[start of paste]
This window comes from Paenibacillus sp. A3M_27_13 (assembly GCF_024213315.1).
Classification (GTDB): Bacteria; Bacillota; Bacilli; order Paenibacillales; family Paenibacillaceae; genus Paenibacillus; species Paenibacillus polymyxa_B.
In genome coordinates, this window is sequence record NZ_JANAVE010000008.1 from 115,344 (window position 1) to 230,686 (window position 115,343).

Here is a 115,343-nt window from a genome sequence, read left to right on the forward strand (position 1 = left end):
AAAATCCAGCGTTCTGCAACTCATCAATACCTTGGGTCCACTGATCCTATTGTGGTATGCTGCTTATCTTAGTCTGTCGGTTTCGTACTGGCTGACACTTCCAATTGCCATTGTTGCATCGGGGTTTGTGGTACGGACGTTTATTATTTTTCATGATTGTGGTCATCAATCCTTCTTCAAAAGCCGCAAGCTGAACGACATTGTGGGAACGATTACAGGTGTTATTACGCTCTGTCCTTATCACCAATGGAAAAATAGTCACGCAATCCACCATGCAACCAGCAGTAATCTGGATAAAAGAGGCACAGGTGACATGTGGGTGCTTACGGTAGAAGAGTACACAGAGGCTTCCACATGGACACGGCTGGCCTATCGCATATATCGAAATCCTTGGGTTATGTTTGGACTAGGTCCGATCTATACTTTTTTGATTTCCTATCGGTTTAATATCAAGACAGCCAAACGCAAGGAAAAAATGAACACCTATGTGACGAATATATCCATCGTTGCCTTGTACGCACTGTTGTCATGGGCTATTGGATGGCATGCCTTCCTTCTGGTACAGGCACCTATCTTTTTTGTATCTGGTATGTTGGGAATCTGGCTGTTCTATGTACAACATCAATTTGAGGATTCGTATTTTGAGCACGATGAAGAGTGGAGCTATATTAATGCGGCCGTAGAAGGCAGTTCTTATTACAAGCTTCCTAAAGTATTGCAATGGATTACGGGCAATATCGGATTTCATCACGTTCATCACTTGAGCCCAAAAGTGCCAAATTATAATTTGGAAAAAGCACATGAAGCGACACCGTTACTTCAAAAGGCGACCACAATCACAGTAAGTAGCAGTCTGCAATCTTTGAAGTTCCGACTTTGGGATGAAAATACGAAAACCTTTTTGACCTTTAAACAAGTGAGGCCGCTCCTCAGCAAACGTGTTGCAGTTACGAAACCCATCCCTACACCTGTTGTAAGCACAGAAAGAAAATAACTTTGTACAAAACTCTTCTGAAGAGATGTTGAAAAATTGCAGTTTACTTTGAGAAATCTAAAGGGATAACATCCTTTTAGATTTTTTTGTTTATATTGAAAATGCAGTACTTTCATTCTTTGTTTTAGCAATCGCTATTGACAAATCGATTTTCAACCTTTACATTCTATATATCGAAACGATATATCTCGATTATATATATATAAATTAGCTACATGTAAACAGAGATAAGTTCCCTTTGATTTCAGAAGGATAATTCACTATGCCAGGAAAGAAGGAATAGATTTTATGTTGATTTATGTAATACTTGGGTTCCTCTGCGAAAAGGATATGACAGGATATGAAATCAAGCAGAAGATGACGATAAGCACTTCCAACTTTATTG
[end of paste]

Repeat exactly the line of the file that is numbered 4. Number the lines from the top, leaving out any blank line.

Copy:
Here is a 115,343-nt window from a genome sequence, read left to right on the forward strand (position 1 = left end):